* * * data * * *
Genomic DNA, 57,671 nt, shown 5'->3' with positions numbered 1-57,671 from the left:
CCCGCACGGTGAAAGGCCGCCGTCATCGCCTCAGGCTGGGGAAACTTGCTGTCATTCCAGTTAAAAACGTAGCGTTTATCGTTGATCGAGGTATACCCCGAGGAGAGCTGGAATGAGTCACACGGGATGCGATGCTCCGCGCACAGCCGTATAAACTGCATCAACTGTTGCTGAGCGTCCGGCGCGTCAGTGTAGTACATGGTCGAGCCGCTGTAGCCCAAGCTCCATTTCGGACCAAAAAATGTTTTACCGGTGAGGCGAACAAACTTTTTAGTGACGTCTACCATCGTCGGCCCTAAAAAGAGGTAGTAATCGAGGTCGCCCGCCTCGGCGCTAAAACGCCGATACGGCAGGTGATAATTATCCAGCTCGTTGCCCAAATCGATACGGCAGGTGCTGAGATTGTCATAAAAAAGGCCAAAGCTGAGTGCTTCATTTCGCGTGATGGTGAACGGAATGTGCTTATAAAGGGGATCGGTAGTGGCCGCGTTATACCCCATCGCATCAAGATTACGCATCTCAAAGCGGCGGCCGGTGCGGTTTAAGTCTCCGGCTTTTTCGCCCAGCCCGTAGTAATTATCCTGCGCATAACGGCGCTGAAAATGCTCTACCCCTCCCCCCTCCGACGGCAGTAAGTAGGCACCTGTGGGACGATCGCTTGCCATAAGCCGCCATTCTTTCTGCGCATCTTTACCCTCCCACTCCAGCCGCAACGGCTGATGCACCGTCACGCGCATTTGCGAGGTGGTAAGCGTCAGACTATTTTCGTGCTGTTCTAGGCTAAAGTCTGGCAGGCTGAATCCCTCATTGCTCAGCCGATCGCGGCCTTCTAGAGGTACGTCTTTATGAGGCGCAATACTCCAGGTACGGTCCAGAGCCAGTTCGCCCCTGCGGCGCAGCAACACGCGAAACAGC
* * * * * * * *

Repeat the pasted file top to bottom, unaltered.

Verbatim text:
Genomic DNA, 57,671 nt, shown 5'->3' with positions numbered 1-57,671 from the left:
CCCGCACGGTGAAAGGCCGCCGTCATCGCCTCAGGCTGGGGAAACTTGCTGTCATTCCAGTTAAAAACGTAGCGTTTATCGTTGATCGAGGTATACCCCGAGGAGAGCTGGAATGAGTCACACGGGATGCGATGCTCCGCGCACAGCCGTATAAACTGCATCAACTGTTGCTGAGCGTCCGGCGCGTCAGTGTAGTACATGGTCGAGCCGCTGTAGCCCAAGCTCCATTTCGGACCAAAAAATGTTTTACCGGTGAGGCGAACAAACTTTTTAGTGACGTCTACCATCGTCGGCCCTAAAAAGAGGTAGTAATCGAGGTCGCCCGCCTCGGCGCTAAAACGCCGATACGGCAGGTGATAATTATCCAGCTCGTTGCCCAAATCGATACGGCAGGTGCTGAGATTGTCATAAAAAAGGCCAAAGCTGAGTGCTTCATTTCGCGTGATGGTGAACGGAATGTGCTTATAAAGGGGATCGGTAGTGGCCGCGTTATACCCCATCGCATCAAGATTACGCATCTCAAAGCGGCGGCCGGTGCGGTTTAAGTCTCCGGCTTTTTCGCCCAGCCCGTAGTAATTATCCTGCGCATAACGGCGCTGAAAATGCTCTACCCCTCCCCCCTCCGACGGCAGTAAGTAGGCACCTGTGGGACGATCGCTTGCCATAAGCCGCCATTCTTTCTGCGCATCTTTACCCTCCCACTCCAGCCGCAACGGCTGATGCACCGTCACGCGCATTTGCGAGGTGGTAAGCGTCAGACTATTTTCGTGCTGTTCTAGGCTAAAGTCTGGCAGGCTGAATCCCTCATTGCTCAGCCGATCGCGGCCTTCTAGAGGTACGTCTTTATGAGGCGCAATACTCCAGGTACGGTCCAGAGCCAGTTCGCCCCTGCGGCGCAGCAACACGCGAAACAGC